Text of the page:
When you're out of office, add a note to your email autoresponder or Slack status message to briefly share a) that you're out of office b) when you're expected to be back and c) proxies for teammates in case anything urgent comes up. At a physical office, the lack of your presence may be more noticeable but in a remote work environment, especially if you do a lot of cross-functional work on larger teams, people aren't going to remember that you're away, much less when you're coming back. You never know what could come up that's tangentially related to you but not related enough that you didn't think to let them know you'd be away.
Create rituals to ground your day
It might take a while to figure out what works best for you, but again, it's your experience to design, from the ground up. In lieu of a commute, instead of scrolling through social media to decompress from your day, could you gift yourself by ending your day with your favourite podcast? During work, should you build in break time to go for a walk and get some fresh air? (It might get your creative juices flowing too.) How are you going to unwind after work? One-size-doesn't-fit-all should be the subtitle of this article, but here we go again: I'm a late riser and a night owl. I do enjoy waking up early when I can, but I always feel most creative and productive after midnight (this sentence was written at 12:34am).
It worked fine early in my career when I had jobs that started at 10 or 11 (then one job where I started at 4pm). Later on, I had to get adjusted to normal people hours, which means I usually start work at around 9am now. But when I do, I'm groggy. My self-care ritual happens later, usually around mid-afternoon. By that time, I've finished most of my work for the day, or at least tackled one big priority. So I make myself some afternoon tea. I look forward to it most days, and it even helps me stay productive because I'll want to get as much work done as I can before treating myself. The moral of this story: if work is starting to feel like groundhog day, how can you build in your own daily treat? Here are some more ideas:
listening to a favourite podcast that you can only listen to at a certain time of day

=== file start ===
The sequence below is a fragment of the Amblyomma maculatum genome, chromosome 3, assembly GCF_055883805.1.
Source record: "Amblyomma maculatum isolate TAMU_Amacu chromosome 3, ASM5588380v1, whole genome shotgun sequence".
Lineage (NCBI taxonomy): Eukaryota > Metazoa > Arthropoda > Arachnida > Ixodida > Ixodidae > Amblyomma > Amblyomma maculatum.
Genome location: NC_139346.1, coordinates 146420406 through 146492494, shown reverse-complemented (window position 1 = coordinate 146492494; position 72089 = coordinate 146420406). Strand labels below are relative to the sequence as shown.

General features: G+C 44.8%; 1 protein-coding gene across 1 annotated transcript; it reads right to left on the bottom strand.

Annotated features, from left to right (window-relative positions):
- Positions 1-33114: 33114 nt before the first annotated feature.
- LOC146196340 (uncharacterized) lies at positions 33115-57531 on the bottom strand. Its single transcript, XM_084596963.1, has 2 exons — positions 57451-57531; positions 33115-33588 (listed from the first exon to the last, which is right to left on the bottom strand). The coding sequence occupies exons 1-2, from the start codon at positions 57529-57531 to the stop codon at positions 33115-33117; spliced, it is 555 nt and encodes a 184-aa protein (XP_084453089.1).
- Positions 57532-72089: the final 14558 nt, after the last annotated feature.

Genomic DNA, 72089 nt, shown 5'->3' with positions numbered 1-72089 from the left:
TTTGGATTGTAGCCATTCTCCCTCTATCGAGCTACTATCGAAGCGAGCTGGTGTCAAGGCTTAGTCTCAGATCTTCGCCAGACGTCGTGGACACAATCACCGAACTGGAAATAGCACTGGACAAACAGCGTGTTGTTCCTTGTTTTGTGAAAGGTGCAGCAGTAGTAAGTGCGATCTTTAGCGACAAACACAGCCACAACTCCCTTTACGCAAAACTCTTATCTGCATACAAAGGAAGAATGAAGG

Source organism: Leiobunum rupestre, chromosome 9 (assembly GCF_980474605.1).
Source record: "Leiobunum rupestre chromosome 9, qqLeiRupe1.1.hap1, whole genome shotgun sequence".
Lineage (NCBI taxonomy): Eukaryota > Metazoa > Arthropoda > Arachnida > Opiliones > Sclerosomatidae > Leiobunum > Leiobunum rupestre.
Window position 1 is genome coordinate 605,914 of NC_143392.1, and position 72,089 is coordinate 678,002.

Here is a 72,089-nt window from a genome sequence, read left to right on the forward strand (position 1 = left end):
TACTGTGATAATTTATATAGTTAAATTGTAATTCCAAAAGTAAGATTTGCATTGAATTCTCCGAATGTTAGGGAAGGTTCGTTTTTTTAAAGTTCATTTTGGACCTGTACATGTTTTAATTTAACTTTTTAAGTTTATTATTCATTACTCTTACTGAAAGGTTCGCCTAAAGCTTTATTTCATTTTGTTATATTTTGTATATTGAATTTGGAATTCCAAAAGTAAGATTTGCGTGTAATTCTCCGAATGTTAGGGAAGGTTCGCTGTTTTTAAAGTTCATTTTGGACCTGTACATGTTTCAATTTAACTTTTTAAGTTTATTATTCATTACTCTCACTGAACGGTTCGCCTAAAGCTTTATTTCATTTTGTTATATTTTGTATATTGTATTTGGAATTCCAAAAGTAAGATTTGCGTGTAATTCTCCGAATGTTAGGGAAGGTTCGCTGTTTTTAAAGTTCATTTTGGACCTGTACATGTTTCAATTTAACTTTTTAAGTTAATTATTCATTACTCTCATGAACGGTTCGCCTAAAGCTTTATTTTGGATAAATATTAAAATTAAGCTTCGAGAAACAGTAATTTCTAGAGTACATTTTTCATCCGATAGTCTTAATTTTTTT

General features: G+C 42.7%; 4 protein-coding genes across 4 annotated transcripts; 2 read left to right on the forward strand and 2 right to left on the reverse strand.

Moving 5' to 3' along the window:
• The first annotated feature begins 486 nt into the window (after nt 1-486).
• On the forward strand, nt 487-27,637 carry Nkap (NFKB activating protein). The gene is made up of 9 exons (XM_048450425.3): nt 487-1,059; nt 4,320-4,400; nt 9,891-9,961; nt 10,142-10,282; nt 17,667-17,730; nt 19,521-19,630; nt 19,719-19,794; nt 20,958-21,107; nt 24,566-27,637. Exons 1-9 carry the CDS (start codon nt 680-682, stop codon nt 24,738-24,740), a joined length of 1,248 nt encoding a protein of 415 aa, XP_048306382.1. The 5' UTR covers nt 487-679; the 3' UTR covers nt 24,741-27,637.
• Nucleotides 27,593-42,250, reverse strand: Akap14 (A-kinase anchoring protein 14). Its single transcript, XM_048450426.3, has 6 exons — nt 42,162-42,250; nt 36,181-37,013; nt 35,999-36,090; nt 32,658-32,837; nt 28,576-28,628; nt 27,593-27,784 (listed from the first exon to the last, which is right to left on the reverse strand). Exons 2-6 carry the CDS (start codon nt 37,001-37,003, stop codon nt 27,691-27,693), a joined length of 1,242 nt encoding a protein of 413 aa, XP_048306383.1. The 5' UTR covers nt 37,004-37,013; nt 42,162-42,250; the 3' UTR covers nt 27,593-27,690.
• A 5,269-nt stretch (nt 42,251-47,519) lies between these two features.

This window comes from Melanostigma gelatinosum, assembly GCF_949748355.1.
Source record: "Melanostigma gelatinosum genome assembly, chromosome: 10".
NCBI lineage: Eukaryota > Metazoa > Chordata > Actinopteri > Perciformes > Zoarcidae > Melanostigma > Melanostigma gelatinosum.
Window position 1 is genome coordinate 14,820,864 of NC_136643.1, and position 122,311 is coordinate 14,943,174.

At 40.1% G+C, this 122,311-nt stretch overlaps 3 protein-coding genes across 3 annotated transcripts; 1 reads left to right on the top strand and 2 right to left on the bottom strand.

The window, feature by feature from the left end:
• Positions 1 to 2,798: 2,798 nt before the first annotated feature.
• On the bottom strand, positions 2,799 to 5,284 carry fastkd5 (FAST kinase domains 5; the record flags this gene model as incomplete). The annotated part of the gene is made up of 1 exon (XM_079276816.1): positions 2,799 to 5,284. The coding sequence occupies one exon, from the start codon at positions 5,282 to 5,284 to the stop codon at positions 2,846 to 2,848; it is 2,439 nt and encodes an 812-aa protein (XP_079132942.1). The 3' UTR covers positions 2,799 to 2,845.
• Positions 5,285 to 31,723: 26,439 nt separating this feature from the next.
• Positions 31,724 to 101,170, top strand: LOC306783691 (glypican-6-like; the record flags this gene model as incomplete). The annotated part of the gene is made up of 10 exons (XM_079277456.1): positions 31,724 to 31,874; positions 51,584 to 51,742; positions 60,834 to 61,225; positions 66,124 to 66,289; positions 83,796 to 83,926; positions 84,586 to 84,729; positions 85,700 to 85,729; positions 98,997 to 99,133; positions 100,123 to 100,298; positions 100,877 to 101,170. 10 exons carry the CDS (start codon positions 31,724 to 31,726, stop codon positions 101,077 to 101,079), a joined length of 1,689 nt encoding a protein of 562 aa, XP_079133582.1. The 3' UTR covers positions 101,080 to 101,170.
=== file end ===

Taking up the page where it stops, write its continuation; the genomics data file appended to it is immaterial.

going to the coffee shop if you've got a meeting-free block
watching an episode of your favourite TV show during lunch break
playtime or a walk with your pet
reading a few pages from a book
Think about ways to ground your day before, during and after work. For more ideas, read about self care rituals in our series here.
Shut down at the end of your workday
I highly recommend actually shutting down your computer at the end of your workday. If you're a side hustler, a creative who likes to work on projects at night, or a gamer, then at least close all your work applications.
I once read about someone (a lost Twitter thread, perhaps?) who actually literally closed her laptop at 5pm every single day, even if she wasn't done work, even if she was in the middle of something. She would step away with the option to come back to finish the work if she really felt compelled to. What actually happened? She never did open up her laptop after that self-imposed 5pm cutoff. Everything that felt like it couldn't wait could always wait until the next day.
If you know you're the type who finds it hard to stop working, try scheduling something for right after work, like a daily walk, yoga class, an errand, or a call with a friend. You probably won't miss work once you're gone.
Create separation in your digital workspace too
This is a tip especially handy for side hustlers and creatives who use the same computer for work and personal, double especially so if you work on a remote team located all over the world, where there might be people in the middle of their workday while you're trying to enjoy your evening. Have separate browsers or browser profiles (for example, Safari for personal and Chrome for work or multiple Chrome profiles with a different ‘user’ for each) or even desktops with different backgrounds if you're using a Mac to give yourself that sense of visual difference.
Turn off notifications